Quintus is Prince Robert of Luxembourg's new project in St Emilion. 'The estate naturally wraps around a high promontory which represents the end of the plateau of Saint-Émilion. The vineyard benefits from a majestic panorama extending towards the neighbouring village and across the entire Dordogne valley. It is in this place that, for time immemorial, a watch tower has stood to ensure the defence of the village of Saint-Emilion.
The originality of this extraordinary terroir lies in its diversity of soils, slopes and orientations. It is therefore hardly surprising that this wine was featured between 1844 and 1848 among the 14 most sought after and most expensive wines of Saint-Émilion. For close to a century the great reference book Cocks and Feret “Bordeaux et ses Vins” will consistently mention the property as a First Growth of Saint-Emilion. The vineyard was also one of the prominent Saint-Emilion estates to receive a gold medal at the Exposition Universelle de Paris in 1867.
A text found in another great book of the time “Les Grands Vins de Gironde” de Dumas et Lallemand (1899) reads: “One cannot imagine a more beautiful situation for an estate, or one more favourable for the production of a First Growth wine (…). Thanks to the excellent vinification practices undertaken at this estate, the wine produced here reflects great body, ripeness and an armature that exemplify the great wines of Saint-Emilion.”'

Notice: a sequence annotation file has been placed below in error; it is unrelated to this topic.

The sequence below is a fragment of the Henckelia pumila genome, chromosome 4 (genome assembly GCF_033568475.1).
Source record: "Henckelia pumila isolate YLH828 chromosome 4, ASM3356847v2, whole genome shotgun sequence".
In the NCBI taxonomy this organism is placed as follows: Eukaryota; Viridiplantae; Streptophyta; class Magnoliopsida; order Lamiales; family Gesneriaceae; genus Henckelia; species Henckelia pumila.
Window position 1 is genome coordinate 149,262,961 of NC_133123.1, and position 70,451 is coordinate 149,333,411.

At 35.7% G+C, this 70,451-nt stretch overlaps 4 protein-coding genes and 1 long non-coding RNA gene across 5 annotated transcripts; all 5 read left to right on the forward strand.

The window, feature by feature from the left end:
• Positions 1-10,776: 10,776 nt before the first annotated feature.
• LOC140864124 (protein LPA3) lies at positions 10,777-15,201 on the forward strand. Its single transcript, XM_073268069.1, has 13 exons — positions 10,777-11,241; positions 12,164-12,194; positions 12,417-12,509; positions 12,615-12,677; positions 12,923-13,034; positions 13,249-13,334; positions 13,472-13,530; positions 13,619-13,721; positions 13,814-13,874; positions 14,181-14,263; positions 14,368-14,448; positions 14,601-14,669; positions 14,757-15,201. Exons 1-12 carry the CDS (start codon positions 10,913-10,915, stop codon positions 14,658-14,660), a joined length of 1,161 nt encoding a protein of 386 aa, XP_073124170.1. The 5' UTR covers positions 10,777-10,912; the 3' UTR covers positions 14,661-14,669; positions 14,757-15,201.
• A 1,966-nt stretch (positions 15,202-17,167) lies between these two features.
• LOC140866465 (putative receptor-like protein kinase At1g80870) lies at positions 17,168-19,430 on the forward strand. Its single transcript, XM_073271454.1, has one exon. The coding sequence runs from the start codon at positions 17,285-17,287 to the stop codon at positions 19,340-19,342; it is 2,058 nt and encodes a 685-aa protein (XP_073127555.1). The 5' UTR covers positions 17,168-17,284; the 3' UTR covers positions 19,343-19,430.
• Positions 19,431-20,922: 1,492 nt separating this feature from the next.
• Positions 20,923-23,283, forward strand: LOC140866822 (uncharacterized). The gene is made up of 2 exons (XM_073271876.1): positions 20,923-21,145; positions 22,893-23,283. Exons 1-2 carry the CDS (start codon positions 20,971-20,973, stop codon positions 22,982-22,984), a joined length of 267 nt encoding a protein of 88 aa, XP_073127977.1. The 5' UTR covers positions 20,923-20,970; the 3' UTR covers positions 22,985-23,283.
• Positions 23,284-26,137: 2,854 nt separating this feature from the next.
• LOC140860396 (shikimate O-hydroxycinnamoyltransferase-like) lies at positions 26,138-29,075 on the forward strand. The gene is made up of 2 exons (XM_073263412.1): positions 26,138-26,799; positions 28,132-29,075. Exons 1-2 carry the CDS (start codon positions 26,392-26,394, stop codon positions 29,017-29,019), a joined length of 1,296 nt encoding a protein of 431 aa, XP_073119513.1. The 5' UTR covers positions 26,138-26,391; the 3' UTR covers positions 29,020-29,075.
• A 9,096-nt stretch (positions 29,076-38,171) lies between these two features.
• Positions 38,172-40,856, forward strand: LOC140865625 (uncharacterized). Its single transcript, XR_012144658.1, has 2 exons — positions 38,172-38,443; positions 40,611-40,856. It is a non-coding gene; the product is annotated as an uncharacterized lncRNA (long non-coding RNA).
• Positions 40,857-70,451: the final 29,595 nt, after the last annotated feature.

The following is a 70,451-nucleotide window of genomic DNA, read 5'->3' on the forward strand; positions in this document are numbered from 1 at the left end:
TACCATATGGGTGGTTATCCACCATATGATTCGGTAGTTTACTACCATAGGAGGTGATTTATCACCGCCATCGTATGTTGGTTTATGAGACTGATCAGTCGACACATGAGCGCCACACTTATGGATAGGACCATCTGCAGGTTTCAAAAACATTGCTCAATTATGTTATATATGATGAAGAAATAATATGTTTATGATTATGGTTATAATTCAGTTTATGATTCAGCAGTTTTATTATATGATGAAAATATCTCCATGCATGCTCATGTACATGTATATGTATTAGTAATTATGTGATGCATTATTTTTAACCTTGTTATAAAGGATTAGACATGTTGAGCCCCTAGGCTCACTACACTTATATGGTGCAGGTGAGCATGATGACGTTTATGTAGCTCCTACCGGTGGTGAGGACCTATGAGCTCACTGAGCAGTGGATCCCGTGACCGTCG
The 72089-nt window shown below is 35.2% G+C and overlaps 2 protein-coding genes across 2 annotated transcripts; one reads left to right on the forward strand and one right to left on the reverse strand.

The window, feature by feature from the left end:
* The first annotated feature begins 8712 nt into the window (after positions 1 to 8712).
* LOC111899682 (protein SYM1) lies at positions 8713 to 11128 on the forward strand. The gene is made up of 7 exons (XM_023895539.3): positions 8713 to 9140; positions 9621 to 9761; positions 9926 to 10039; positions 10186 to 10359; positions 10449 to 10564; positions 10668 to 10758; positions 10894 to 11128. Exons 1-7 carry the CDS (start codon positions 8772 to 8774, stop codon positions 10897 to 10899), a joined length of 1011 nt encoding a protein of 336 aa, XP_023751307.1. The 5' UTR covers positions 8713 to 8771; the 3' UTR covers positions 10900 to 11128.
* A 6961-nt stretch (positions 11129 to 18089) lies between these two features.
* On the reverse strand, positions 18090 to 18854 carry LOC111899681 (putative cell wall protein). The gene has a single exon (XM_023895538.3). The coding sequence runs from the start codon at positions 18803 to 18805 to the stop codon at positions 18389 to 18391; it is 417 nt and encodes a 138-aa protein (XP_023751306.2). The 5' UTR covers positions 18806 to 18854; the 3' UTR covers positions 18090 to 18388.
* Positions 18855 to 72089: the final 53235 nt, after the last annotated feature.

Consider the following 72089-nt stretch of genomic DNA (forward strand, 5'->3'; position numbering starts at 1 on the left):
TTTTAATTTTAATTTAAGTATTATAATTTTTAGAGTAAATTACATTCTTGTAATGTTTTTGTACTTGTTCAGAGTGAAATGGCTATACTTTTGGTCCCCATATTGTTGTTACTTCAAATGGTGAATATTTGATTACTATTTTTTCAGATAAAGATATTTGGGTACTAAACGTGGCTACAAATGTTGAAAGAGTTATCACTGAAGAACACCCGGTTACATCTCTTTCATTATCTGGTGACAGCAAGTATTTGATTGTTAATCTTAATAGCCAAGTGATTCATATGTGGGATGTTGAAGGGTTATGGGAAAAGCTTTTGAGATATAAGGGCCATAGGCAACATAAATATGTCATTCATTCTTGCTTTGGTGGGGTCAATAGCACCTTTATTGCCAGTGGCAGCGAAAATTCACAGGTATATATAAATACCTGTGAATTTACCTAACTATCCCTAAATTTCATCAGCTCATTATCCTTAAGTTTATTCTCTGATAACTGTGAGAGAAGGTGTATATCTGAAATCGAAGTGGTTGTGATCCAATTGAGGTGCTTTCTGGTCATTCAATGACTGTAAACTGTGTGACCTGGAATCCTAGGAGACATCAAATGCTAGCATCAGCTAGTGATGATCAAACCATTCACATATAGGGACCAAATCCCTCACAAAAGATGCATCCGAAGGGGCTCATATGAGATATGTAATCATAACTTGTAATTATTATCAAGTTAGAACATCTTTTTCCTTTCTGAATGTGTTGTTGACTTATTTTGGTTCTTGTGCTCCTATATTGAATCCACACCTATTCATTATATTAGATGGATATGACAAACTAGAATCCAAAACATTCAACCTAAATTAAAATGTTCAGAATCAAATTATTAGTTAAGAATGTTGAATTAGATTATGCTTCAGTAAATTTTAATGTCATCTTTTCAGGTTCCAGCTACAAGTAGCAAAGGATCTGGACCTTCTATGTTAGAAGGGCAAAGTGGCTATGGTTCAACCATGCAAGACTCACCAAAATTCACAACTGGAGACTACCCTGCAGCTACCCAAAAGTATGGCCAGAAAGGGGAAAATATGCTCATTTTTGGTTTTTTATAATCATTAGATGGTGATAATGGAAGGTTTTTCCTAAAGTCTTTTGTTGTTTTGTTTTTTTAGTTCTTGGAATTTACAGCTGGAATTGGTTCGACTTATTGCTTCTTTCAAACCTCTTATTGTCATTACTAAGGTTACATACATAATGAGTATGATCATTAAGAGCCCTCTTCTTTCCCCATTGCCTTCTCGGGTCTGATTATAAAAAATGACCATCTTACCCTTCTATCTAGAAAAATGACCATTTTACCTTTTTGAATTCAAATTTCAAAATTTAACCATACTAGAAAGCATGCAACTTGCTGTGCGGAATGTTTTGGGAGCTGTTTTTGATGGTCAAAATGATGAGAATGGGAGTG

St-Émilion is a very different region to those of the Médoc, dominated by small-holding farmers and estates rather than grand Châteaux. Merlot is widely planted as is Cabernet Franc in some parts. The wines are enormously variable in style depending on the terroir, the grape variety make-up and winemaking style. Loosely the region is divided between the limestone Côtes, Graves or gravelly limestone plateau or the sandy alluvial soils nearer the Dordogne. Traditionally Médoc wines were trade from Bordeaux and St Emilions from Libourne so they have their own classification system separate to that of 1855. The classification is revised every ten years and falls into four categories, St Emilion, St Emilion Grand Cru, St Emilion Grand Cru Classé and St Emilion Premier Grand Cru Classé
Most of the district's best properties are either on the steep, clay-limestone hillsides immediately below the town or on a gravelly section of the plateau west of St Emilion itself abutting Pomerol. There are several high profile estates in the region, including Cheval Blanc, Ausone, Figeac, Le Dôme, Valandraud and Pavie.